Return to the farm : landscape as a site for the interrogation of identity in three works of J.M. Coetzee.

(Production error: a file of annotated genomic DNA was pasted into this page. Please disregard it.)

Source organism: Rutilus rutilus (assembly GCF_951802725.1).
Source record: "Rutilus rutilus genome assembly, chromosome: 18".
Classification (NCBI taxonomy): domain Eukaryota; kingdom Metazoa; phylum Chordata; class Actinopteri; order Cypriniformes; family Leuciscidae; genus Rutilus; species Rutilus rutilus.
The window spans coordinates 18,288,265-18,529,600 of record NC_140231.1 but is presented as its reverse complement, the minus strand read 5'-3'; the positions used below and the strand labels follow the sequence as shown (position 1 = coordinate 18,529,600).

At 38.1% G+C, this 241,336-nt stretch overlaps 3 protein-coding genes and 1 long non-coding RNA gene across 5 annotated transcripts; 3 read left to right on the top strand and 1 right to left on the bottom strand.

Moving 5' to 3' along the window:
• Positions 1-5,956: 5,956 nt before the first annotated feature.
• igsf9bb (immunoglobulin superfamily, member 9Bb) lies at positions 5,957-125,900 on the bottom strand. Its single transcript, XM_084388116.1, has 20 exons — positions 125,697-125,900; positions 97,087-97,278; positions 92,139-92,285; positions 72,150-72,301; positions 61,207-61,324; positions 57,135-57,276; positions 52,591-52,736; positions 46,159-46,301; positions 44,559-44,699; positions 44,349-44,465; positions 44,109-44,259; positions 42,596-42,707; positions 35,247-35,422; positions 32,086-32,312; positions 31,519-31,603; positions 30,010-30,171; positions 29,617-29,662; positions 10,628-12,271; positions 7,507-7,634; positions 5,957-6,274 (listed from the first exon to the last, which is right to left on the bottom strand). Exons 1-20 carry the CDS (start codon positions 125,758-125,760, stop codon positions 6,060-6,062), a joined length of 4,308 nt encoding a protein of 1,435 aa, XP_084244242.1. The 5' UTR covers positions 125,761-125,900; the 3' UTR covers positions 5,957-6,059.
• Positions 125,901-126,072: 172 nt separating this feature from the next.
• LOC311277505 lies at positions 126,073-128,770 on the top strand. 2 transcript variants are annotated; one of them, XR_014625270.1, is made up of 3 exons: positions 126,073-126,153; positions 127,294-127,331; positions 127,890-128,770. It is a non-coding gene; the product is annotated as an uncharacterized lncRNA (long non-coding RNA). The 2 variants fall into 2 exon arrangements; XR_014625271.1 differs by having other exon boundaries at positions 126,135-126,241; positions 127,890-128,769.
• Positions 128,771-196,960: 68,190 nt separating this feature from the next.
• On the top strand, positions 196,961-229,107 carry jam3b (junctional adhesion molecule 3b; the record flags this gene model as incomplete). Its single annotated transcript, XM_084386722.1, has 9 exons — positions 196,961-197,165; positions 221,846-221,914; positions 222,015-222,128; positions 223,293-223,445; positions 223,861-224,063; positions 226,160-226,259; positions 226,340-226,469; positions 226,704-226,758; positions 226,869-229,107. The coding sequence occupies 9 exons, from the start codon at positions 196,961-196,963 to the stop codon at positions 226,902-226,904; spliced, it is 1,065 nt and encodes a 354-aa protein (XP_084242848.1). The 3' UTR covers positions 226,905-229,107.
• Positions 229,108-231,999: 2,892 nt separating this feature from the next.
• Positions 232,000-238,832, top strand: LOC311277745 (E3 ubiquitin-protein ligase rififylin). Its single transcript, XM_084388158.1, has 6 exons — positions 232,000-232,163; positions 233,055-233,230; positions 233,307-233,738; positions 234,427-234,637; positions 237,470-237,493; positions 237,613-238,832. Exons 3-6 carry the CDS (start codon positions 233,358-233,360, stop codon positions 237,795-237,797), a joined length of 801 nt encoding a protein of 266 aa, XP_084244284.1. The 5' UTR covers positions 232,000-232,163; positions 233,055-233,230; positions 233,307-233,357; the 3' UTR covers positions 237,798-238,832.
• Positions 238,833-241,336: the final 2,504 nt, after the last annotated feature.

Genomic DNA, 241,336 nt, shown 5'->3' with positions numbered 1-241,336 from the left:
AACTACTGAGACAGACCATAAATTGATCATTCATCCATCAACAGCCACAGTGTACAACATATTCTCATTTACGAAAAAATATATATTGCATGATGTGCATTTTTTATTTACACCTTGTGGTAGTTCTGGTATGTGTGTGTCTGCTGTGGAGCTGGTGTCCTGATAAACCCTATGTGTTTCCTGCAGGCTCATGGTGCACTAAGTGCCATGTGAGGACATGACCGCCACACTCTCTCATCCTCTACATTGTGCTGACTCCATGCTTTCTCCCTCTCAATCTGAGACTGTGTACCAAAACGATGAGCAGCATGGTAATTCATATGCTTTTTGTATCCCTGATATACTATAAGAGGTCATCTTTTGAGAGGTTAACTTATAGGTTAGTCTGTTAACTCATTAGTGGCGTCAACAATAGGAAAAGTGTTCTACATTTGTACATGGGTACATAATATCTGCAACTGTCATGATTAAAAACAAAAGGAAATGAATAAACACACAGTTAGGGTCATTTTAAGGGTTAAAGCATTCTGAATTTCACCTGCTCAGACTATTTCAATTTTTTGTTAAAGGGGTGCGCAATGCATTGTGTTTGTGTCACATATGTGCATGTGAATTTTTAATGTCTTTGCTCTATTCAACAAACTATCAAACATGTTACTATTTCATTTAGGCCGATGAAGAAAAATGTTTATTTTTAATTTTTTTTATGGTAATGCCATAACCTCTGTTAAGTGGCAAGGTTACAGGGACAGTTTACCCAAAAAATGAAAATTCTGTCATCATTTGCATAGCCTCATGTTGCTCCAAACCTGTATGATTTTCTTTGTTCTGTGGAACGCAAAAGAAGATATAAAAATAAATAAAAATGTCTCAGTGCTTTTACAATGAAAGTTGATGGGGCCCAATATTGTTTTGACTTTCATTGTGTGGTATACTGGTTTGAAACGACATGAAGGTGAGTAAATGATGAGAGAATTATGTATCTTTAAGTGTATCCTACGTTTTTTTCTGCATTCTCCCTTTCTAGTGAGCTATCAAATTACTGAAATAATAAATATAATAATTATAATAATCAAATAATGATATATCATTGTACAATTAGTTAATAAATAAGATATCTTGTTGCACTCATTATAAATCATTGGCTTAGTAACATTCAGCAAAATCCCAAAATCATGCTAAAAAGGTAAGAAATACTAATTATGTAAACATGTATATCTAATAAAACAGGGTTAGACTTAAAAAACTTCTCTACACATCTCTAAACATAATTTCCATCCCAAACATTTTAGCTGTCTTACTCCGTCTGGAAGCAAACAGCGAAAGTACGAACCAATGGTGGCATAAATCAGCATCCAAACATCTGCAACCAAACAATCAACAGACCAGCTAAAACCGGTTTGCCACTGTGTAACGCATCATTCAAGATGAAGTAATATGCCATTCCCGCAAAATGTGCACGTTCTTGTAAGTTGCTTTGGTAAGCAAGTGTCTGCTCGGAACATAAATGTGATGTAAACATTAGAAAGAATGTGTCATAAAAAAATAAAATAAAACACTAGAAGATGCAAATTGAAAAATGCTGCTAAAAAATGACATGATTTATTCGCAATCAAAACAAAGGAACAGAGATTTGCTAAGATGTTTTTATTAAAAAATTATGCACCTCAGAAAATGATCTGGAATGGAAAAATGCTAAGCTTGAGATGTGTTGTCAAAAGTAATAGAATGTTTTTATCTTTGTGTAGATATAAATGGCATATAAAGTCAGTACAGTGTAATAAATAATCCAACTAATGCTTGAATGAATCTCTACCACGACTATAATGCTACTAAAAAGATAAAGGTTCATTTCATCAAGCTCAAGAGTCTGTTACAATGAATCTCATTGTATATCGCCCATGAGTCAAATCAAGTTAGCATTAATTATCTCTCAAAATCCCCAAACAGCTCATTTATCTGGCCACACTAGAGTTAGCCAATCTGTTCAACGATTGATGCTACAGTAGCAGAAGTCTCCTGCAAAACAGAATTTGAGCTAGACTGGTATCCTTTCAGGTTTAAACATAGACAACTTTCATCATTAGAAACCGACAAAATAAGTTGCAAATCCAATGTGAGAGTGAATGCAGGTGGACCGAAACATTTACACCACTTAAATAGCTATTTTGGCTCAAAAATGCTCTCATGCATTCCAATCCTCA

The dissertation focuses on 1. M. Coetzee's novels The Life and Times of Michael K., Boyhood: Scenes from Provincial Life and Disgrace, analysing the central protagonists' engagement with the landscape in general and specifically focussing on the farm as a site on which identities are interrogated. By way of introduction the two central themes, landscape and identity are highlighted with respect to Coetzee's theoretical work, specifically White Writing and Doubling the Point. Introductory discussion on the 'farm novel' and 'autobiography' is also given in the first chapter. In the second chapter, Boyhood is examined as an influential text in the rereading of Coetzee's allegorical work Michael K. The intention is to elucidate the power relations which underlie the earlier novel by means of a comparative analysis of the mother-child, father-child culture-child and author-text relationships found in Boyhood. Consideration of Coetzee's critical analysis of Olive Schreiner's Story of an African Farm is given towards establishing links between Coetzee's fiction and the farm novel genre. The third chapter focuses on Disgrace as 'another take' on the farm novel. The position of the white male 'self' in post-apartheid South Africa is interrogated through an analysis of the protagonist David Lurie's fictional' return to the farm.' 'Subject'/ 'other' relations are also discussed with a view to understanding identity formation. In the final chapter, conclusions are drawn regarding the relationship between Coetzee's fiction and the farm novel genre. Finally, the failure of lineal consciousness and the' self becoming redundant are considered.